This is the information supplied by BACPAC Resources about the new vector pBACe3.6 that was created by them to improve the BAC vector system:
In the course of our work, we experienced feedback from users of our PAC clones at several major sequencing centers. A minor disadvantage was the size of the PAC vector (16 kb left in recombinants) as compared to the size of the BAC vector (7 to 8 kb, depending on the vector variant). For the use of BACs or PACs with inserts in the range of 100-150 kb, this means that a larger fraction of the clones in shotgun sequence libraries (M13 or pUC) will be derived from the PAC/BAC vector sequence, hence resulting in a few percent increase in the cost per base pair of final sequence.
In view of these observations and because the existing BAC libraries were of insufficient size, we have improved the BAC vector (Shizuya H. et. al. 1992, Proc. Natl. Acad. Sci. USA 89:8794-8797) to include some of the retrofitting options included in the pPAC4 vector. The new vector has been named pBACe3.6. Specifically, we maintained the wildtype loxP site, added an additional mutant loxP511 site, a site for the intron encoded nuclease PI-SceI and the Tn7att site.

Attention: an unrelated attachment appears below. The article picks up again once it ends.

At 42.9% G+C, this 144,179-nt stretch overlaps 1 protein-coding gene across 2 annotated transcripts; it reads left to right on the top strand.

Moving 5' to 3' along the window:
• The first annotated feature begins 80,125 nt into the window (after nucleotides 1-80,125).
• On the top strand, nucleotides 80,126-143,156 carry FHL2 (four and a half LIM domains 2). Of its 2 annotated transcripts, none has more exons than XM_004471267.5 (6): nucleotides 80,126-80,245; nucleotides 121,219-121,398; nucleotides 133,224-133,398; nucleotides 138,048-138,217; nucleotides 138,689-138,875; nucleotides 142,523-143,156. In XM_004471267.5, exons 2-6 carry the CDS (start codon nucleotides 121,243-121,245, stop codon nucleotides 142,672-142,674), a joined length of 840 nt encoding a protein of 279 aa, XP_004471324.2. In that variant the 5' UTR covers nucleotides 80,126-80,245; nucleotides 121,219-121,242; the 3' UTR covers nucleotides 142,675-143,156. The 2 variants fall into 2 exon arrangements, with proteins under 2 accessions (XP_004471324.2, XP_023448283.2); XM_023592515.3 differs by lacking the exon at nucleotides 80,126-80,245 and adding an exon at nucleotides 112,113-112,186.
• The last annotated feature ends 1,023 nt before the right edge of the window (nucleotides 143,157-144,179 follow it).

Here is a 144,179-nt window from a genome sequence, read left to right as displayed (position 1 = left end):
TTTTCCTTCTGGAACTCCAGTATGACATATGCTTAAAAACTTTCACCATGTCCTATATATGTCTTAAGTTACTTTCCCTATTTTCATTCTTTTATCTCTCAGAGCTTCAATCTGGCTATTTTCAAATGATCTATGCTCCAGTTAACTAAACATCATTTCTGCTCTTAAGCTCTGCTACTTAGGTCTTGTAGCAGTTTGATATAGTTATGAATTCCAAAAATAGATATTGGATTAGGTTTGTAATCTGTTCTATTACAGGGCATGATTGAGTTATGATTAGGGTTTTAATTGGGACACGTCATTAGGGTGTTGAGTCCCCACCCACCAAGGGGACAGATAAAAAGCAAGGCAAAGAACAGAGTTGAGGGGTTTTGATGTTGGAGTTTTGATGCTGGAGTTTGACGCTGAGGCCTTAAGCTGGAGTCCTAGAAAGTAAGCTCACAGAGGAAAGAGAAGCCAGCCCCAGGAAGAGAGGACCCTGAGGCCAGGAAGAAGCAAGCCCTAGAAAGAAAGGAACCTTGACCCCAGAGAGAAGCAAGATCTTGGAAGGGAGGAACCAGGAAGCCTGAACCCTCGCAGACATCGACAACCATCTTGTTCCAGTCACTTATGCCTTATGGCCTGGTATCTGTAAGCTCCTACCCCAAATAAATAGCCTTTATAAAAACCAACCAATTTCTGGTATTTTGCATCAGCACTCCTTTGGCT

In addition, we changed the cloning area to allow positive selection for inserts containing BAC clones through inclusion of the sacBII gene from Nat Sternberg's P1 vector (Pierce et al. 1992, Proc. Natl. Acad. Sci. USA 89:2056-2060) and disrupted the BamHI cloning site with a fragment containing a pUC plasmid.
The presence of this pUC plasmid serves dual functions: high copy number of the vector for preparing large quantities and appropriate disruption of the sacBII gene to increase viability of the vector containing strain. In addition to the BNamHI site, 5 additional sites can be used for preparing BAC libraries: SacI, SacII, MluI, EcoRI, and AvaIII. The EcoRI site is particularly important in view of the use of this site in the RARE cleavage procedure, thus opening the possibility for selective cloning of similar fragments from different DNA donors. pBACe3.6 clones have chloramphenicol antibiotic resistance. Clones should be grown in LB containing 20ug chloramphenicol/ml.
Roswell Park Cancer Institute, Human Genetics Department, Pieter J. de Jong - Principal Investigator, Elm and Carltin Streets, Buffalo, New York 14263-0001
Bacpac Resources (http://bacpac.chori.org)